Most of the people of Darmang are peasant farmers, living off of their crops and selling the meager remains they don’t eat in hopes of earning money for school fees, food they can’t grow, electricity, clothes, etc.
The majority of the people of Darmang live below the poverty line, living on less than $2 a day.
The economy is primarily labor-based (because they are farmers), thus any time away from the farm means less productivity and a poorer crop yield. Basically, it means one day more of starvation, struggle, and deeper poverty.
During the “dry season” (our winter), the water sources dry up meaning people have to walk for upwards of three hours to fetch water.
Fetching for three hours = Less time on the farm Less time on the farm = Less food The cycle of poverty deepens.
For those families with children, it is the children’s job to fetch water. Afia
Three hours fetching water = Three less hours in school Three less hours in school a day = Years lost over the course of a child’s education The cycle of poverty continues.
Current Water Situation: <ul><li>There are two seasons- the dry season and the rainy season. </li></ul><ul><li>During the rainy season, there is consistent rain fall and an ample source of water (although not necessarily clean water) </li></ul><ul><li>During the dry season, there is little or no access to any water (clean or not) in Darmang, and many must walk upwards of three hours to fetch water </li></ul>
The majority of people fetch their water from an open stream.
There are two other sources of water in the village, the first are a series of open wells (pictured below)
The other source of water is from a clean, ground water pump that is privately owned by a man in the village.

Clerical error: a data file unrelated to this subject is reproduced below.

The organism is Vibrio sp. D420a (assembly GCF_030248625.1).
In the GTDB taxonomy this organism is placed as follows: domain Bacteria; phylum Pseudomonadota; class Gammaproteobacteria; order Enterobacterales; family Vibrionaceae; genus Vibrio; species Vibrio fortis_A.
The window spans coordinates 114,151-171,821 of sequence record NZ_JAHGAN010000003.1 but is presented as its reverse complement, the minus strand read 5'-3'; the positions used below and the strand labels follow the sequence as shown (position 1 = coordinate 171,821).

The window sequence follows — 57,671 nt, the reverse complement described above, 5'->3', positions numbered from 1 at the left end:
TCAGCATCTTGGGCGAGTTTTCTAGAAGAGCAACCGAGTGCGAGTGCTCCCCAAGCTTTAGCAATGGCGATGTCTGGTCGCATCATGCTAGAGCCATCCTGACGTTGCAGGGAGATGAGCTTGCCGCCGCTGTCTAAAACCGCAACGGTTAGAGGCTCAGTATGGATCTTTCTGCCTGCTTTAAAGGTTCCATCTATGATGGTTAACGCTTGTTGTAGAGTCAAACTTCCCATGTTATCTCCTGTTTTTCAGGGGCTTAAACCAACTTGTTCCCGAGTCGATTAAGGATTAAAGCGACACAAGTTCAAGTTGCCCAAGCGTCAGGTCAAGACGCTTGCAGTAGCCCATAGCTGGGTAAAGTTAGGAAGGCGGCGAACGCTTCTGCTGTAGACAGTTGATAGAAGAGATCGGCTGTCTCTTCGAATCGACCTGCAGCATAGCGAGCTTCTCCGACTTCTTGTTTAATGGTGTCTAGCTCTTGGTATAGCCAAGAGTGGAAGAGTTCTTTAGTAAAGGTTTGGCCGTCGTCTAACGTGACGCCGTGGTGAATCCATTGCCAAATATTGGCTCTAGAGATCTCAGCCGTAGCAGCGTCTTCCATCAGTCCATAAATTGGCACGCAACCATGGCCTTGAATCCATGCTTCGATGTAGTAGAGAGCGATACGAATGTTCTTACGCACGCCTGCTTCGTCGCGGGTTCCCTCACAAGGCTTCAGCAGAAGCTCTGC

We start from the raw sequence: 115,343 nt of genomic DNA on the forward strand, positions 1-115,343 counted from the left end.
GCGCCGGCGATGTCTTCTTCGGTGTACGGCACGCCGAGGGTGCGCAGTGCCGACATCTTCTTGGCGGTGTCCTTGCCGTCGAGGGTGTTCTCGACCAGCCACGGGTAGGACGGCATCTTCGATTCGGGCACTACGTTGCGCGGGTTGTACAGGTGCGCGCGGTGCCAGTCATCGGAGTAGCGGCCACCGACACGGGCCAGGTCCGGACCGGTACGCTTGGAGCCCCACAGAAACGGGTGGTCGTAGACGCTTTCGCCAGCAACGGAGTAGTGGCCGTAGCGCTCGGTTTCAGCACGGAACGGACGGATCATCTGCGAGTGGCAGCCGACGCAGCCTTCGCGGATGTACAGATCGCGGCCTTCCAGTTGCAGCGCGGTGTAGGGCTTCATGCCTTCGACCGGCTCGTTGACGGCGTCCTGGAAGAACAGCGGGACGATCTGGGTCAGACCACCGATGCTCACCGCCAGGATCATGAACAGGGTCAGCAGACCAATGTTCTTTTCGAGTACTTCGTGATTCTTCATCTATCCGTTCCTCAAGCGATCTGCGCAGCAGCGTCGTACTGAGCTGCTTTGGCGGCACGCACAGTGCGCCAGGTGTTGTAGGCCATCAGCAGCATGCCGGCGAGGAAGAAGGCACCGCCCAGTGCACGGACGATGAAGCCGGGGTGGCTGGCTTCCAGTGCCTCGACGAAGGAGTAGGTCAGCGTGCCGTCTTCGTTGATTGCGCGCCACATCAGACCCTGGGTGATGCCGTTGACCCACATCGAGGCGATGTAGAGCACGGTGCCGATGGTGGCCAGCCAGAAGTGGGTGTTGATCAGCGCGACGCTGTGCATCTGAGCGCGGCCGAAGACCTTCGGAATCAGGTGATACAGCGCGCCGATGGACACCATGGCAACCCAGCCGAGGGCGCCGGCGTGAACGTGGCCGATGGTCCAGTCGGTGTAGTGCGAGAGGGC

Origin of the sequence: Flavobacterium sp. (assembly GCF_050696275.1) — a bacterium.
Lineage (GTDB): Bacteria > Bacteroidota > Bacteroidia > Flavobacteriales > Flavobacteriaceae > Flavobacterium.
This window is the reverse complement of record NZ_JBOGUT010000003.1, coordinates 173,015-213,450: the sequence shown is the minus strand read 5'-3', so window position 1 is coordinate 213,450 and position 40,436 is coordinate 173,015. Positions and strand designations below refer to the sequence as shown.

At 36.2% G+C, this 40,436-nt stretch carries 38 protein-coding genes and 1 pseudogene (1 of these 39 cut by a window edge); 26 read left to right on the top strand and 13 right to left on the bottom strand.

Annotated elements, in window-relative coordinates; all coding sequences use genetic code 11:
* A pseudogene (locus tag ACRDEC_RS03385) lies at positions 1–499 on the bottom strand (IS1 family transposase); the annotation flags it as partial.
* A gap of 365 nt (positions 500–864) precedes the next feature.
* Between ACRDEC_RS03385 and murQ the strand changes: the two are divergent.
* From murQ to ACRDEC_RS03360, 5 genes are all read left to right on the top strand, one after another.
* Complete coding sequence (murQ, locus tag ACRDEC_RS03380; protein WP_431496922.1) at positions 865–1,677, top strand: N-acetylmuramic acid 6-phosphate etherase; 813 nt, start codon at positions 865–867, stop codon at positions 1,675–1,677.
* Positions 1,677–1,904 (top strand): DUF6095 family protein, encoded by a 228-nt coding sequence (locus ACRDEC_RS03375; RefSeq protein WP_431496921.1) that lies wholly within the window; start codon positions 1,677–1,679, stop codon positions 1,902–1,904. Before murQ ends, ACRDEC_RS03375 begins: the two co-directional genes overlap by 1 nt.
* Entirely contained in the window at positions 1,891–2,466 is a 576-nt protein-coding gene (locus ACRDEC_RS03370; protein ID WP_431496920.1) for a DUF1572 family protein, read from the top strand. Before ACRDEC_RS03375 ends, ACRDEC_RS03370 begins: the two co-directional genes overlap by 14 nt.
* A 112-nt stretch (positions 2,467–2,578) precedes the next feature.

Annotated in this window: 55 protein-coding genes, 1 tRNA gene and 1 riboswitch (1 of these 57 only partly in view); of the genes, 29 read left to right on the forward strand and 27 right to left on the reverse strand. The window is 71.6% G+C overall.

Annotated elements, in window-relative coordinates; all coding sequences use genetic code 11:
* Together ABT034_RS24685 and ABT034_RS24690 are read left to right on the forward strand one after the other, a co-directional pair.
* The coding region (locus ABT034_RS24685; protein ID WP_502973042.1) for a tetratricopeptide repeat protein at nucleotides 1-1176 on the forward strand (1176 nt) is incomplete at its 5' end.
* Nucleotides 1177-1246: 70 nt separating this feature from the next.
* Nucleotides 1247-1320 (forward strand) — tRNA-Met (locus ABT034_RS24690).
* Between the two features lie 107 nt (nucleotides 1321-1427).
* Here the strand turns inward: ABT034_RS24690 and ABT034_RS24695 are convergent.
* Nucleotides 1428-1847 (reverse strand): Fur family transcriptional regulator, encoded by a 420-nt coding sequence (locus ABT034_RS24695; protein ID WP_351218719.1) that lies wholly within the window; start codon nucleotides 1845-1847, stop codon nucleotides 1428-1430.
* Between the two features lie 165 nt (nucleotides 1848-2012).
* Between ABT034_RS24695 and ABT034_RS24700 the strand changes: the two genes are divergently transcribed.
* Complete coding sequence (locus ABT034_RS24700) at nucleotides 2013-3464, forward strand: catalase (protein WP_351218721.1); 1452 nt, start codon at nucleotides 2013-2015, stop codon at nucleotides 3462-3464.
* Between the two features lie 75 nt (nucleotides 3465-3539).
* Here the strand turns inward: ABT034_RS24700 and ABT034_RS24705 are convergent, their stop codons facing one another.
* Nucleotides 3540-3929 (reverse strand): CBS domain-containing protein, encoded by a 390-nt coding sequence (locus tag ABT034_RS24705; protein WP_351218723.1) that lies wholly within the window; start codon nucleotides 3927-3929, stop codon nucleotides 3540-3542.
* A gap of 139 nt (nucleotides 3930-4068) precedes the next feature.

<ul><li>He has two water pumps he owns, one of which he allows the community to use as it is at the location of his former home and is no longer in use. </li></ul><ul><li>The borehole (or well) is on the outskirts of the village (a twenty minute walk from the center of town) and is insufficient to supply water to the whole village as there are nearly 2000 people. </li></ul><ul><li>Thus it is the least used water source and is overwhelmingly insufficient. </li></ul>
Story from Julie, a woman in the village: <ul><li>“ The pump borehole is too far. I am sixty, I live alone, I must work my farm, cook. I cannot walk twenty minutes four or five times a day when I have an open borehole next to my house.” </li></ul><ul><li>( Bear in mind, each trip takes up to thirty minutes, and the water they carry weighs up to forty pounds. No only does it take away valuable time, but it is physically wearing and too difficult for many, like Julie . ) </li></ul>
There is also a PolyTank attached to the school rooftop to catch rain water so that the children can drink clean water during school. This PolyTank is locked during non-school hours, therefore not accessible to the village, and dries up during the dry season when there is no rainfall.
What They Need: <ul><li>A clean, stable source of water that is accessible to the entire village </li></ul><ul><li>Multiple sources of water throughout the village (for example; mutiple clean water boreholes) </li></ul><ul><li>The technology and funding to carry-out these basic needs </li></ul>
The impact it will have: <ul><li>Extends beyond just clean water, it extends into a step away from poverty, into a reality defined by possibility and promise. </li></ul><ul><li>Clean water means more than just an end to disease, it means the beginning to an actual education, a full farm day, a life that is not limited by trying to gain the most basic human need, water. </li></ul>